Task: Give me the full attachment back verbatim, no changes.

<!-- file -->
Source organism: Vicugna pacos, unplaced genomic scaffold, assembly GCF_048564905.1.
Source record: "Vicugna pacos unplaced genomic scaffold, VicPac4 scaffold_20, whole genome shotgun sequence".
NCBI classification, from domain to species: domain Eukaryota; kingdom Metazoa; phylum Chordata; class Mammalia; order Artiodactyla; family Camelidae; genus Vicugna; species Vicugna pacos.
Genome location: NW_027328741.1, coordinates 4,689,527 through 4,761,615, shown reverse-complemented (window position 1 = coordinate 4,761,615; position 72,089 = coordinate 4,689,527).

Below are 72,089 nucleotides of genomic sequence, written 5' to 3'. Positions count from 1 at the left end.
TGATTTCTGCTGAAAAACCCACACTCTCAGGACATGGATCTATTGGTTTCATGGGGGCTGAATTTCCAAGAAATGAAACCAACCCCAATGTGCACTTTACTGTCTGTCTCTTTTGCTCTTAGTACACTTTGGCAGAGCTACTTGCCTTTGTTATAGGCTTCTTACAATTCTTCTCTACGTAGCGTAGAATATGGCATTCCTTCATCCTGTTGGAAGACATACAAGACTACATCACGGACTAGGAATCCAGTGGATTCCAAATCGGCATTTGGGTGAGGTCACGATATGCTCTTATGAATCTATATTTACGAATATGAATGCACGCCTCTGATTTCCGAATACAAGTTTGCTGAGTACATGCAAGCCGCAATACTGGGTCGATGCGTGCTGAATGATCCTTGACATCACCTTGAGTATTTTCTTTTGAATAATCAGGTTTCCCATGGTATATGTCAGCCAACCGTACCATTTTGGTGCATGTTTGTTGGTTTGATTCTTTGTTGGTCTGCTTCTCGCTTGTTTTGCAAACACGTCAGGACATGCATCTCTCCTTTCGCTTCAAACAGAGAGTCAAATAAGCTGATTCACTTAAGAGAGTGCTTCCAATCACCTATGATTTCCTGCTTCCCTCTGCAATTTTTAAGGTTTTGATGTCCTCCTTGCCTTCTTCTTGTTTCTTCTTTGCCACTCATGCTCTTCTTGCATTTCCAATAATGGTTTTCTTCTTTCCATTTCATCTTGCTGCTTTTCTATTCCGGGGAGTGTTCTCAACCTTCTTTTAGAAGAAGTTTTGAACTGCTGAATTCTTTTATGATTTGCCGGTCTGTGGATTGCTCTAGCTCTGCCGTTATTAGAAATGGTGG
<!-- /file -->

Source organism: Vicugna pacos, unplaced genomic scaffold, assembly GCF_048564905.1.
Source record: "Vicugna pacos unplaced genomic scaffold, VicPac4 scaffold_20, whole genome shotgun sequence".
NCBI classification, from domain to species: domain Eukaryota; kingdom Metazoa; phylum Chordata; class Mammalia; order Artiodactyla; family Camelidae; genus Vicugna; species Vicugna pacos.
Genome location: NW_027328741.1, coordinates 4,689,527 through 4,761,615, shown reverse-complemented (window position 1 = coordinate 4,761,615; position 72,089 = coordinate 4,689,527).

Below are 72,089 nucleotides of genomic sequence, written 5' to 3'. Positions count from 1 at the left end.
TGATTTCTGCTGAAAAACCCACACTCTCAGGACATGGATCTATTGGTTTCATGGGGGCTGAATTTCCAAGAAATGAAACCAACCCCAATGTGCACTTTACTGTCTGTCTCTTTTGCTCTTAGTACACTTTGGCAGAGCTACTTGCCTTTGTTATAGGCTTCTTACAATTCTTCTCTACGTAGCGTAGAATATGGCATTCCTTCATCCTGTTGGAAGACATACAAGACTACATCACGGACTAGGAATCCAGTGGATTCCAAATCGGCATTTGGGTGAGGTCACGATATGCTCTTATGAATCTATATTTACGAATATGAATGCACGCCTCTGATTTCCGAATACAAGTTTGCTGAGTACATGCAAGCCGCAATACTGGGTCGATGCGTGCTGAATGATCCTTGACATCACCTTGAGTATTTTCTTTTGAATAATCAGGTTTCCCATGGTATATGTCAGCCAACCGTACCATTTTGGTGCATGTTTGTTGGTTTGATTCTTTGTTGGTCTGCTTCTCGCTTGTTTTGCAAACACGTCAGGACATGCATCTCTCCTTTCGCTTCAAACAGAGAGTCAAATAAGCTGATTCACTTAAGAGAGTGCTTCCAATCACCTATGATTTCCTGCTTCCCTCTGCAATTTTTAAGGTTTTGATGTCCTCCTTGCCTTCTTCTTGTTTCTTCTTTGCCACTCATGCTCTTCTTGCATTTCCAATAATGGTTTTCTTCTTTCCATTTCATCTTGCTGCTTTTCTATTCCGGGGAGTGTTCTCAACCTTCTTTTAGAAGAAGTTTTGAACTGCTGAATTCTTTTATGATTTGCCGGTCTGTGGATTGCTCTAGCTCTGCCGTTATTAGAAATGGTGG